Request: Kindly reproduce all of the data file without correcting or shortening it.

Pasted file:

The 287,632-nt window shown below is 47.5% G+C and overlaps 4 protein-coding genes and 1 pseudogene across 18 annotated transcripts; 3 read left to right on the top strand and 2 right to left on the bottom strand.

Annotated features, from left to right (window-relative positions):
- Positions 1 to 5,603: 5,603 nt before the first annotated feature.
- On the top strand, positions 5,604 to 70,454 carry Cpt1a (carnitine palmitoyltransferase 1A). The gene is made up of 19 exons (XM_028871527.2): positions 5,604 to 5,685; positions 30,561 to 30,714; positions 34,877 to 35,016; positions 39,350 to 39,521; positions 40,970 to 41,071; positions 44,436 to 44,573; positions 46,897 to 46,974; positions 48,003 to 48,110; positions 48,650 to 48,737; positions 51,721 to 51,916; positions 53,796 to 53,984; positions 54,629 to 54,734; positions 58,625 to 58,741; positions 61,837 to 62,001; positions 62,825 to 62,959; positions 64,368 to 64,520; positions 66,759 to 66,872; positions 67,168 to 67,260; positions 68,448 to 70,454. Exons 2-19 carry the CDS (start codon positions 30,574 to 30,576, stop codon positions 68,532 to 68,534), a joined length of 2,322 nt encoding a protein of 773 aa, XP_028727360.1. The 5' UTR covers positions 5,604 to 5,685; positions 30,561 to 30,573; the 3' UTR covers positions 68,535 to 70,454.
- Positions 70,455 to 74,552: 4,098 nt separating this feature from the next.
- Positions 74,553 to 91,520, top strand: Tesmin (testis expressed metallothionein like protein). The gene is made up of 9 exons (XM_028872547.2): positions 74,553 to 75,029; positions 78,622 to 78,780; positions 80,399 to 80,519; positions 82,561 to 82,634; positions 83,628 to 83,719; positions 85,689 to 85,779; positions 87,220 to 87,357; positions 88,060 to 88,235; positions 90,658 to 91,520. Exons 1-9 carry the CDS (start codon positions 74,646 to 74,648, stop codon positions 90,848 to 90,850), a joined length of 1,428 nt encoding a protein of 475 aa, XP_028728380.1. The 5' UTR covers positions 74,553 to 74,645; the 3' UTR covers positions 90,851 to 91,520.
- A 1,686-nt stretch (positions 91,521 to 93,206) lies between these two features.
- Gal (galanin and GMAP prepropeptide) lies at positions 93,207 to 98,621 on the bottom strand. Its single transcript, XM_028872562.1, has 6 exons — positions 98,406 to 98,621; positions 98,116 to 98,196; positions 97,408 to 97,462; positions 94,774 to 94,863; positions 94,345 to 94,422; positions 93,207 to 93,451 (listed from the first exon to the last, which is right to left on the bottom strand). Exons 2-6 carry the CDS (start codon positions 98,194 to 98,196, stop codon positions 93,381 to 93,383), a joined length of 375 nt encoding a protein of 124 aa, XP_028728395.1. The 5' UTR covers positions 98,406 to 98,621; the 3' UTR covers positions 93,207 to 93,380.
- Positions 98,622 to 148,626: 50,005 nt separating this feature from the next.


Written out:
The 287,632-nt window shown below is 47.5% G+C and overlaps 4 protein-coding genes and 1 pseudogene across 18 annotated transcripts; 3 read left to right on the top strand and 2 right to left on the bottom strand.

Annotated features, from left to right (window-relative positions):
- Positions 1 to 5,603: 5,603 nt before the first annotated feature.
- On the top strand, positions 5,604 to 70,454 carry Cpt1a (carnitine palmitoyltransferase 1A). The gene is made up of 19 exons (XM_028871527.2): positions 5,604 to 5,685; positions 30,561 to 30,714; positions 34,877 to 35,016; positions 39,350 to 39,521; positions 40,970 to 41,071; positions 44,436 to 44,573; positions 46,897 to 46,974; positions 48,003 to 48,110; positions 48,650 to 48,737; positions 51,721 to 51,916; positions 53,796 to 53,984; positions 54,629 to 54,734; positions 58,625 to 58,741; positions 61,837 to 62,001; positions 62,825 to 62,959; positions 64,368 to 64,520; positions 66,759 to 66,872; positions 67,168 to 67,260; positions 68,448 to 70,454. Exons 2-19 carry the CDS (start codon positions 30,574 to 30,576, stop codon positions 68,532 to 68,534), a joined length of 2,322 nt encoding a protein of 773 aa, XP_028727360.1. The 5' UTR covers positions 5,604 to 5,685; positions 30,561 to 30,573; the 3' UTR covers positions 68,535 to 70,454.
- Positions 70,455 to 74,552: 4,098 nt separating this feature from the next.
- Positions 74,553 to 91,520, top strand: Tesmin (testis expressed metallothionein like protein). The gene is made up of 9 exons (XM_028872547.2): positions 74,553 to 75,029; positions 78,622 to 78,780; positions 80,399 to 80,519; positions 82,561 to 82,634; positions 83,628 to 83,719; positions 85,689 to 85,779; positions 87,220 to 87,357; positions 88,060 to 88,235; positions 90,658 to 91,520. Exons 1-9 carry the CDS (start codon positions 74,646 to 74,648, stop codon positions 90,848 to 90,850), a joined length of 1,428 nt encoding a protein of 475 aa, XP_028728380.1. The 5' UTR covers positions 74,553 to 74,645; the 3' UTR covers positions 90,851 to 91,520.
- A 1,686-nt stretch (positions 91,521 to 93,206) lies between these two features.
- Gal (galanin and GMAP prepropeptide) lies at positions 93,207 to 98,621 on the bottom strand. Its single transcript, XM_028872562.1, has 6 exons — positions 98,406 to 98,621; positions 98,116 to 98,196; positions 97,408 to 97,462; positions 94,774 to 94,863; positions 94,345 to 94,422; positions 93,207 to 93,451 (listed from the first exon to the last, which is right to left on the bottom strand). Exons 2-6 carry the CDS (start codon positions 98,194 to 98,196, stop codon positions 93,381 to 93,383), a joined length of 375 nt encoding a protein of 124 aa, XP_028728395.1. The 5' UTR covers positions 98,406 to 98,621; the 3' UTR covers positions 93,207 to 93,380.
- Positions 98,622 to 148,626: 50,005 nt separating this feature from the next.